You can always back cross to the dark cornish to enhance egg laying and fecundity once you establish the white color in the offspring.

    Most people do not like out crossing but if you can not hatch eggs from the birds you have then eventually you will not have any birds at all. Out crossing will insure the genes from the birds will be found in future offspring.

    The male in my avatar has cornish blood in his breeding. He is an offspring from cornish cross experiments.

    Tim
     
    Last edited: Mar 3, 2014
    1 person likes this.
  8. rangernh

    rangernh New Egg

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    Feb 28, 2014
    Do you have male white Cornish for sale? Lost my breeding male and have two girls with no rooster.
     
  9. big medicine

    big medicine custom Brahmas

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    Question Tim. I have no personal experience with dominant white, but was thinking that the F1's out of a dark / dominant white cross would likely come out looking like jubilee's. No ?
     
    1 person likes this.
  10. tadkerson

    tadkerson Chillin' With My Peeps

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    Genetics 101

    No- if they are dominant white then the hypostatic color would be black with the epistatic color being dominant white. Dominant white birds can be black, barred, mottled, blue or even splash under the white. Most likely your whites are recessive white- then the cornish can be just about any phenotype under the white.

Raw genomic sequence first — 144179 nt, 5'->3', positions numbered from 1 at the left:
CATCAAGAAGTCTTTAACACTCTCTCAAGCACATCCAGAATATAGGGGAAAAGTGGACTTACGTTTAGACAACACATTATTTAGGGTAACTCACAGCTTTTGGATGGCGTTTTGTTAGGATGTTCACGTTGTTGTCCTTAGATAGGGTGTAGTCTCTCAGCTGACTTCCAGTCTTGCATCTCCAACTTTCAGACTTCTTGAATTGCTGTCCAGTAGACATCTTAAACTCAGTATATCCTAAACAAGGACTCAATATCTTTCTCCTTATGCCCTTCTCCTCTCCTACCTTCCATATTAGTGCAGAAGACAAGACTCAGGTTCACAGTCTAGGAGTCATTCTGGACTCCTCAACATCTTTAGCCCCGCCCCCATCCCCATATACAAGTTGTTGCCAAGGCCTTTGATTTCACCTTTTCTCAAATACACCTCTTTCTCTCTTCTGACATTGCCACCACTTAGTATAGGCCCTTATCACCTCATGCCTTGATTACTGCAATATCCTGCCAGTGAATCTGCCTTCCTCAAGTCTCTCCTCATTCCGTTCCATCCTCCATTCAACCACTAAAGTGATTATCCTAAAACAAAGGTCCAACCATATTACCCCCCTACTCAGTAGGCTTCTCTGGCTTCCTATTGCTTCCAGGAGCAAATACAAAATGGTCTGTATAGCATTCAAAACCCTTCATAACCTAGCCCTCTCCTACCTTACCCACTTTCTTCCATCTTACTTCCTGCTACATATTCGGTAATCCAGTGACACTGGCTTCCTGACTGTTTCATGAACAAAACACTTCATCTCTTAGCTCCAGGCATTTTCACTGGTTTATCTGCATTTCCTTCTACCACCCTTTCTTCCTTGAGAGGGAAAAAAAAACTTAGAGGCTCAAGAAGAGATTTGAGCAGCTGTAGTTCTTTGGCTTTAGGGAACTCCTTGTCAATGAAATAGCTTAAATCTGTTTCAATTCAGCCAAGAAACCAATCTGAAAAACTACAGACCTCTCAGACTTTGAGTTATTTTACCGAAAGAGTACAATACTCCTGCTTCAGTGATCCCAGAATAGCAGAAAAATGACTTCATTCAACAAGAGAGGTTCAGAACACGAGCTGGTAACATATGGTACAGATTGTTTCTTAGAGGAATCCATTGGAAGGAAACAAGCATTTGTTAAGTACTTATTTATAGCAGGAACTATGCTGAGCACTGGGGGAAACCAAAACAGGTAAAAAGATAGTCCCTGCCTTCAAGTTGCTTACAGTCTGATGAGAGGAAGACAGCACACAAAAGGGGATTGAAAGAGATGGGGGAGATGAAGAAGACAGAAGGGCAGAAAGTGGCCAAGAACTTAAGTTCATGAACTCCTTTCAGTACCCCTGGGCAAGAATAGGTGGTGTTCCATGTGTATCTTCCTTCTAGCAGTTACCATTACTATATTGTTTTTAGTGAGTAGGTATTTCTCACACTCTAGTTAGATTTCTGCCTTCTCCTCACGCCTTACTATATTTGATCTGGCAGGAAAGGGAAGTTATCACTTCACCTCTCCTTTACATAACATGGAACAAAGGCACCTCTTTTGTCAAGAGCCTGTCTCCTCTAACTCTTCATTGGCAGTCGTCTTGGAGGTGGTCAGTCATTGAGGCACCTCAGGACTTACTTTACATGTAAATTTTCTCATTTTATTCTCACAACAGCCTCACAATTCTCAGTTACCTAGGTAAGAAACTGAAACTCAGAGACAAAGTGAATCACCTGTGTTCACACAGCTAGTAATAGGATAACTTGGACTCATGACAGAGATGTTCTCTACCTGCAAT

In order to produce jubilee in the F1 generation one would have to cross a jubilee with a dark cornish. Then all of the offspring will be jubilee or 1/2 will be jubilee and 1/2 dark cornish.

    I have worked with dark cornish some and produced some almost black birds through selective breeding. I can not remember the research article but others have produced blacks from the dark phenotype through selective breeding. Dark cornish are supposed to be recessive wheaten but I think some carry the brown allele and when it segregates you get the very dark almost black birds, I could be wrong and it is something else.

    Jubilee are a dominant white dark phenotype but if the whites are dominant white then the dominant genes for black color in the whites when crossed with dark cornish will produce F1 birds that are epistatic white ( some may leak red).

    The F2 generation could include jubilee or even false standard red pyle males but the probabilities are not in favor of that happening. Females will not be standard red pyle because they are not wild type at the E locus. It all depends on the number of chicks that are hatched.

    The male in the back of this picture is leaking red in his hackles- that is an indication he is most likely dominant white and not recessive white. He also has a black spot showing. With that said, most recessive white genes are not leaky but there are documented cases of leaky recessive white alleles.

    [​IMG]

    The birds in this picture are also leaking some red. Could also be a red pigment from clay. The owner may make comment on the birds.

    [​IMG]


    Tim
     
    Last edited: Mar 3, 2014